Europe

Brexit: Boris Johnson warned any UK-EU trade deal must please new ‘Red Wall’ MPs

Leading Brexiteer Mark Francois has warned Boris Johnson that the new “Red Wall” Tory MPs elected a year ago will not support a Brexit deal that undermines the UK’s sovereignty.

The former government minister, 55, claims any attempt to “bounce” MPs into voting for a complex agreement with Brussels “will go down like a lead balloon” with Tory backbenchers.

And Mr Francois has served notice that the European Research Group (ERG) of Conservative MPs, which he chairs, will live up to its name and go through a new treaty “with a fine-tooth comb”.

MP for the rural Essex constituency of Rayleigh and Wickford, Mr Francois has been a leading figure in the ERG for some years and was instrumental in defeating Theresa May‘s Brexit deal.

Writing in The Sunday Telegraph, he says the ERG fully supports Mr Johnson and his chief Brexit negotiator Lord Frost for “hanging tough” in negotiations with the EU’s Michel Barnier.

But he writes: “If there is some unacceptable ‘poison pill’ that truly undermines our sovereignty, buried deep within Article X of the voluminous text, then we will find it.

“To the displeasure not just of all our members but also no doubt all those new ‘Red Wall’ Conservative back benchers who were elected on an unequivocal pledge to their constituents to ‘get Brexit done’.

“Similarly, any misguided attempt to bounce parliament into voting for such a complex treaty, before people have even had time to examine it properly, would go down like a lead balloon on the back benches.”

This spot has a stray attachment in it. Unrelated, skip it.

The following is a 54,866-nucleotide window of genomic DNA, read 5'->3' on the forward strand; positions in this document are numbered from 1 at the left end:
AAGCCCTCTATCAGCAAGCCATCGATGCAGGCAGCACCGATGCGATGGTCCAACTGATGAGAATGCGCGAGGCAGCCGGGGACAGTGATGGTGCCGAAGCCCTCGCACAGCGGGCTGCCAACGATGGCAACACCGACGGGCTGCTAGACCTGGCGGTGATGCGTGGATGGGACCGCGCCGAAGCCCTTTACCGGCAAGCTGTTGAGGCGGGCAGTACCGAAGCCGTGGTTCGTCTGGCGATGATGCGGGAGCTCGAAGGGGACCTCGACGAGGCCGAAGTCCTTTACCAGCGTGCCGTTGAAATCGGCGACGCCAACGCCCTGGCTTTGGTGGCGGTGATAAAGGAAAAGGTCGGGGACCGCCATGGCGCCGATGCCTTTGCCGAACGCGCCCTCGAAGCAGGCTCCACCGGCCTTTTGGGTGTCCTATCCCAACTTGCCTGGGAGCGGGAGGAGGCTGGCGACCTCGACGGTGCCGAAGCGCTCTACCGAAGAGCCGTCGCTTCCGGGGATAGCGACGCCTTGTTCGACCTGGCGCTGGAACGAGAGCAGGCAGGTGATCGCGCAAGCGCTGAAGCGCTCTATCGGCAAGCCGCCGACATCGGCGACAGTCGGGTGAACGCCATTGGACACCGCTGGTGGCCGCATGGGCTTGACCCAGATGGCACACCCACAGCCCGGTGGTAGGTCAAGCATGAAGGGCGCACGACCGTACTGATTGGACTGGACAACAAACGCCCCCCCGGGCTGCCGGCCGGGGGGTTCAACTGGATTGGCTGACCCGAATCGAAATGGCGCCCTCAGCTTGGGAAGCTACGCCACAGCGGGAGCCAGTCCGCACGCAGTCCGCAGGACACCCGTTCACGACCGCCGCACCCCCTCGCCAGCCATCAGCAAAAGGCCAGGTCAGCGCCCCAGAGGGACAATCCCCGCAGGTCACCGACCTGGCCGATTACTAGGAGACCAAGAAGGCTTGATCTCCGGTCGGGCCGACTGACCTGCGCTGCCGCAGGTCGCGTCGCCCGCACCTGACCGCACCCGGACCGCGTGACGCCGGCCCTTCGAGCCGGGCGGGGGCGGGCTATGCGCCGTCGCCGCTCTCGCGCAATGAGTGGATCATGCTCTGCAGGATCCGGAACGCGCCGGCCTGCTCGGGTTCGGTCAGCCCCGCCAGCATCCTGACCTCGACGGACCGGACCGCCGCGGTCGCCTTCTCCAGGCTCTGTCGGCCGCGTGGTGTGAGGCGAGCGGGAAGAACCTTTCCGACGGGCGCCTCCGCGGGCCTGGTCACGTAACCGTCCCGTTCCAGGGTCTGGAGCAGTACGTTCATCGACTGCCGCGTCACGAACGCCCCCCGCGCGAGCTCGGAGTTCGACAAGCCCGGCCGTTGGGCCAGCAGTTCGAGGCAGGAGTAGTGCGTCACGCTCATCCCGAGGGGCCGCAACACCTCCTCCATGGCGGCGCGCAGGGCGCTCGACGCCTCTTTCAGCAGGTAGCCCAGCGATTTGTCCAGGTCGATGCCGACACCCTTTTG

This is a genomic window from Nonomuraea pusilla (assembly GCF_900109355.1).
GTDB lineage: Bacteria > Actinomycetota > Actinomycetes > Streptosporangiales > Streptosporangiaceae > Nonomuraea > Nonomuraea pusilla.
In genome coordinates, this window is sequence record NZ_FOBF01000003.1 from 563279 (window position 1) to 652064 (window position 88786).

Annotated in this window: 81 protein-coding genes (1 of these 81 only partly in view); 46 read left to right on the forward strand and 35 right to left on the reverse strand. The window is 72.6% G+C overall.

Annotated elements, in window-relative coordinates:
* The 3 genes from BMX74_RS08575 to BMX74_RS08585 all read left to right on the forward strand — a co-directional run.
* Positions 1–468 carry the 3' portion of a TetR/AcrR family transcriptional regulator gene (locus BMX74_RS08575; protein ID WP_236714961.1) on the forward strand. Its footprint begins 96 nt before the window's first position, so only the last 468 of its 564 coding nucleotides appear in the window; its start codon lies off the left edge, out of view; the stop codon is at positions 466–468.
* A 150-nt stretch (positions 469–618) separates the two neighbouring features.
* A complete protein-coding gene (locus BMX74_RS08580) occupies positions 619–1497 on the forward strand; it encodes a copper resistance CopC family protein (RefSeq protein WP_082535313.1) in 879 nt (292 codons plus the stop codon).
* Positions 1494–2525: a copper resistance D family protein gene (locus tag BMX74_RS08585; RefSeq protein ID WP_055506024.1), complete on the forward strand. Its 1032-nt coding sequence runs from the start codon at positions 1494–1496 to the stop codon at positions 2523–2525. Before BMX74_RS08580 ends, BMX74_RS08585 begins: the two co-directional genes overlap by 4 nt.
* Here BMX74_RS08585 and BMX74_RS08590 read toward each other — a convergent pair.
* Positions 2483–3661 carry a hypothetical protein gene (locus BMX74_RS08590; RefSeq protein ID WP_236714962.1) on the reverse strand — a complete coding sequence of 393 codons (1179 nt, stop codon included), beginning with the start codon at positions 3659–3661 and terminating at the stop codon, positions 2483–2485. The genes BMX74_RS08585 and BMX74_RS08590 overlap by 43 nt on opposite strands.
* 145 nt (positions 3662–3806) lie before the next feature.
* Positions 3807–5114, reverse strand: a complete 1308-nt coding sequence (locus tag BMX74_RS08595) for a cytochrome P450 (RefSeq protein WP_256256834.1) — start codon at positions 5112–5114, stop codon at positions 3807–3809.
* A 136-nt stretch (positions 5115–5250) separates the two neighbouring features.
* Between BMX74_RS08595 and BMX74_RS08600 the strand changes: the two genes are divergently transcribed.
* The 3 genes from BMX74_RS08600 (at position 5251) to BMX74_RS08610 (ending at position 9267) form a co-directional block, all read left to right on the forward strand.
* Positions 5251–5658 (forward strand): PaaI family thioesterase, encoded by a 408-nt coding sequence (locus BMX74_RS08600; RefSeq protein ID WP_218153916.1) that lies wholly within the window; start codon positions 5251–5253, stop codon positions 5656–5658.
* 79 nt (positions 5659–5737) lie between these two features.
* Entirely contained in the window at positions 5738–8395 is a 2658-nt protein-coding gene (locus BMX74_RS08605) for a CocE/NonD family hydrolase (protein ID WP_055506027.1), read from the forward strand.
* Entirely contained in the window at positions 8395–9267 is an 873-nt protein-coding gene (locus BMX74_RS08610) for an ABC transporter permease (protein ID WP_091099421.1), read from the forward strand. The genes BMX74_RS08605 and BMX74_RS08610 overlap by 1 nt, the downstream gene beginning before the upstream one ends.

With just hours before the latest deadline for a deal – midnight on Sunday – set by the European Parliament, Mr Barnier issued another update, again revealing little progress and continuing stalemate on fishing.

In a tweet, he said: “In this crucial moment for the negotiations, we continue to work hard with David Frost and his team. The EU remains committed to a fair, reciprocal and balanced agreement.

“We respect the sovereignty of the UK and we expect the same. Both must have the right to set their own laws and control their own waters. And we should both be able to act when our interests are at stake.”

Earlier, a UK government source said: “We need to get any deal right, and based on terms which respect what the British people voted for.

“Unfortunately, the EU are still struggling to get the flexibility needed from member states and are continuing to make demands that are incompatible with our independence.

“We cannot accept a deal that doesn’t leave us in control of our own laws or waters.

“We’re continuing to try every possible path to an agreement, but without a substantial shift from the commission we will be leaving on World Trade Organisation (WTO) terms on 31 December.”

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